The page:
In the last 50 years alone, the global supply of fish and seafood has grown by 400%, reaching 214 million tons by 2020, and the average person now eats almost twice as much fish.
Every year, the fish and seafood trade represents a $400 billion market that comprises wild captures and aquaculture production from both marine and inland waters.
According to analyst projections, global demand for fish and seafood could double by 2050.
In Africa, fish is an important component of the diet, and ranks as the fifth major source of dietary protein after cereals, pulses, milk, and starchy roots.
At about 10kg per capita, Africans consume more fish than poultry, beef, and other meats, with fish contributing up to 20% of the animal protein needs in many parts of the continent, particularly in coastal and riverine areas where fish is a traditional food staple.
Unfortunately, most fish stocks in waters within and around Africa are already severely depleted and over-exploited.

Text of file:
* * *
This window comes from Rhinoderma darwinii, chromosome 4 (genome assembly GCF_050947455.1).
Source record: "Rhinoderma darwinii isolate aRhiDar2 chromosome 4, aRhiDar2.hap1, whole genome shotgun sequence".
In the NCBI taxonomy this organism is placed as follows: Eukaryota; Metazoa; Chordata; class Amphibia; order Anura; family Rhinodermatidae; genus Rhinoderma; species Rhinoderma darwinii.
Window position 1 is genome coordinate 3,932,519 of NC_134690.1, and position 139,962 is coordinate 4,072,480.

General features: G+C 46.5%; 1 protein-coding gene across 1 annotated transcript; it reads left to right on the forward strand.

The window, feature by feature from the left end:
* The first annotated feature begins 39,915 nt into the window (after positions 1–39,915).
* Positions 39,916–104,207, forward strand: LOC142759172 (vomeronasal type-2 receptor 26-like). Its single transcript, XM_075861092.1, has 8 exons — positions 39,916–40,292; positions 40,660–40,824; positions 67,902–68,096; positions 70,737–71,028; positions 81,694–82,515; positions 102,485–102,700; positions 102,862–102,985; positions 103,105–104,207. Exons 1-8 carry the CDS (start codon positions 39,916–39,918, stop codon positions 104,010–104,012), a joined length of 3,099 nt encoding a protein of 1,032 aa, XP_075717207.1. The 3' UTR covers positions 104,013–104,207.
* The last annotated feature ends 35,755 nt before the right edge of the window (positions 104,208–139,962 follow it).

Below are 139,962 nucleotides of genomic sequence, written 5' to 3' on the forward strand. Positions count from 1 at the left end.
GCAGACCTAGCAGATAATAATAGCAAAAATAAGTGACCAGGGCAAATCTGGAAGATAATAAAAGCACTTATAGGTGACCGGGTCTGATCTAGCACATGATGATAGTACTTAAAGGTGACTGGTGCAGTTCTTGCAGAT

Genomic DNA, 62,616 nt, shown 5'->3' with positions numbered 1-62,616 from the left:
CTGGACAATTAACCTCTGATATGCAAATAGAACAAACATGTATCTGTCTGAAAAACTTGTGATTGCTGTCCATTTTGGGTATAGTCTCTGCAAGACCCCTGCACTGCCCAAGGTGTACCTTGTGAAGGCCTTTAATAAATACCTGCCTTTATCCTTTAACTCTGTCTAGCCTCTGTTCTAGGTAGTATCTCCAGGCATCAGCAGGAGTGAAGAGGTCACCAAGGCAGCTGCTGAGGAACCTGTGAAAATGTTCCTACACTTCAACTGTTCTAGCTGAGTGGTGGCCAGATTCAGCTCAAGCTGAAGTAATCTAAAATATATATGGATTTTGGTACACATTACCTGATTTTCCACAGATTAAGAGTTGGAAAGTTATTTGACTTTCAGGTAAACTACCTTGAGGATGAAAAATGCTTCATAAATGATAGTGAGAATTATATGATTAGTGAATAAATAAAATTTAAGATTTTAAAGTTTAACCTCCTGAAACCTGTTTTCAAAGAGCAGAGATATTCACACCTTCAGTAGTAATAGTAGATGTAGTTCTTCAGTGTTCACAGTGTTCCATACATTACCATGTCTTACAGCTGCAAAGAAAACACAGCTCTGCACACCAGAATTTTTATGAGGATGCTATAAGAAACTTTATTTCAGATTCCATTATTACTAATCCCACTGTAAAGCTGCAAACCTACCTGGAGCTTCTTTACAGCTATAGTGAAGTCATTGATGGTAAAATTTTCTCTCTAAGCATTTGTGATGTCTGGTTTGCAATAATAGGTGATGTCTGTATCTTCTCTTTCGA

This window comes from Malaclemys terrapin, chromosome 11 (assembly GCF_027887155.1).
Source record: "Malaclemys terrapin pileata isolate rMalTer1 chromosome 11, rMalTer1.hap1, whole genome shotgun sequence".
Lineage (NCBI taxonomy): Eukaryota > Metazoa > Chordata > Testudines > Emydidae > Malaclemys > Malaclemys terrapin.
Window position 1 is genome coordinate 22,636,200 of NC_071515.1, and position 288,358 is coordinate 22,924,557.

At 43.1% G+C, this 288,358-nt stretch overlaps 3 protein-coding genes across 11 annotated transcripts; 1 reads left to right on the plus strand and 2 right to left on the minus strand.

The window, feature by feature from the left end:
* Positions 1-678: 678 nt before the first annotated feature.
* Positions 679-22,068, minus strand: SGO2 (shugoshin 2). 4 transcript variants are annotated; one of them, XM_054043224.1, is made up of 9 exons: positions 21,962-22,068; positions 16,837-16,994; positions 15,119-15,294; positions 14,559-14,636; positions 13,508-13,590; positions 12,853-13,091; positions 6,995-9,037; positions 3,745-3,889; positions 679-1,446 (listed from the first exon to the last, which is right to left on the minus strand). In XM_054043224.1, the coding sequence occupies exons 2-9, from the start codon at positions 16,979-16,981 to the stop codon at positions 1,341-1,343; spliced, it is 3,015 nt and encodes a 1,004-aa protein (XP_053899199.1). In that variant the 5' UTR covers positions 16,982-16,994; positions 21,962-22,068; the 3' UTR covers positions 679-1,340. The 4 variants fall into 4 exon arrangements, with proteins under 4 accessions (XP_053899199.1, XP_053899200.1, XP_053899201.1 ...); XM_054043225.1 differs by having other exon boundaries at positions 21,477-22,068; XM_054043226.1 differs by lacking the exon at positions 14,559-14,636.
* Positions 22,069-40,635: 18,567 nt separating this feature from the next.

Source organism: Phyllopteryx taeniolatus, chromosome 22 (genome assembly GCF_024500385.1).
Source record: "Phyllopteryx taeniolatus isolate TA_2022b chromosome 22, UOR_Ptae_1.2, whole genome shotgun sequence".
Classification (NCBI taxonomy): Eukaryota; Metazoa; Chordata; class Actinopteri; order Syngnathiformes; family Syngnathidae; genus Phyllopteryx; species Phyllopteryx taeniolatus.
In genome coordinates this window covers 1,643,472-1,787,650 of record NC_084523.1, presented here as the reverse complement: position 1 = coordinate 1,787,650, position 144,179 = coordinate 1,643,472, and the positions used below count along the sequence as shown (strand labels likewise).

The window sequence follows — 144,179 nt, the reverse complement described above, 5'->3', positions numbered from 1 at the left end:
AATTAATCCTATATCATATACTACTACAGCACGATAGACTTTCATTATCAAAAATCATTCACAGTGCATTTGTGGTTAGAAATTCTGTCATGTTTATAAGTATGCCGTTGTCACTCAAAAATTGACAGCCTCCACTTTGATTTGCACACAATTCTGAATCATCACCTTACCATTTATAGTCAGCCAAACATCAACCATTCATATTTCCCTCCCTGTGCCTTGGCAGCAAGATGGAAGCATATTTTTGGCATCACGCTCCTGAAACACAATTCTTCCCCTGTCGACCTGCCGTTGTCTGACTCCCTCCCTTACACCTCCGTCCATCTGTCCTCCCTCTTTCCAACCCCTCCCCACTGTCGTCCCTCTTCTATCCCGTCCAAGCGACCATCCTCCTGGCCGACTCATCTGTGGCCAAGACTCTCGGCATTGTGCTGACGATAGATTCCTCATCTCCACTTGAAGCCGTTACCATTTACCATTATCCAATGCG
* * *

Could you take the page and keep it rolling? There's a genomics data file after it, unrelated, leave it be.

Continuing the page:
The combined effects of illegal and unregulated fishing, overfishing, climate change, pollution, and other factors mean that Africa’s marine and inland waters cannot sustainably meet the continent’s large and fast-growing demand for fish and seafood.
According to the UN's Food & Agriculture Organisation (FAO), Africa's spending on fish and seafood imports rose by 400%; from about $1 billion in 2000 to more than $5 billion by 2017.
That’s why aquaculture, the commercial farming of fish and seafood, has become one of the fastest-growing industries in the world.
In just a few decades, fish farming has grown by 5,000%, producing up to 100 million tons of fish and seafood per year—exceeding the total amount of fish that’s captured from the wild by fishermen and ocean trawlers.
This guide explores the 5 biggest business opportunities that dominate Africa's fast-growing aquaculture market. The market insights you're about to read cover the top products, gaps in the fish and seafood value chain, and inspiring examples of successful aquaculture businesses in Africa.
Africa now has the world’s youngest and fastest-growing population which is projected to double in size and reach 2.4 billion by 2050.
As the most popular source of animal protein on the continent, fish is expected to play an important role in meeting the growing nutritional needs of Africa’s youthful population.
In many parts of Africa, fish still remains the most available and affordable animal protein and enjoys widespread acceptance across religious and cultural lines, and features prominently in popular cuisines across the region.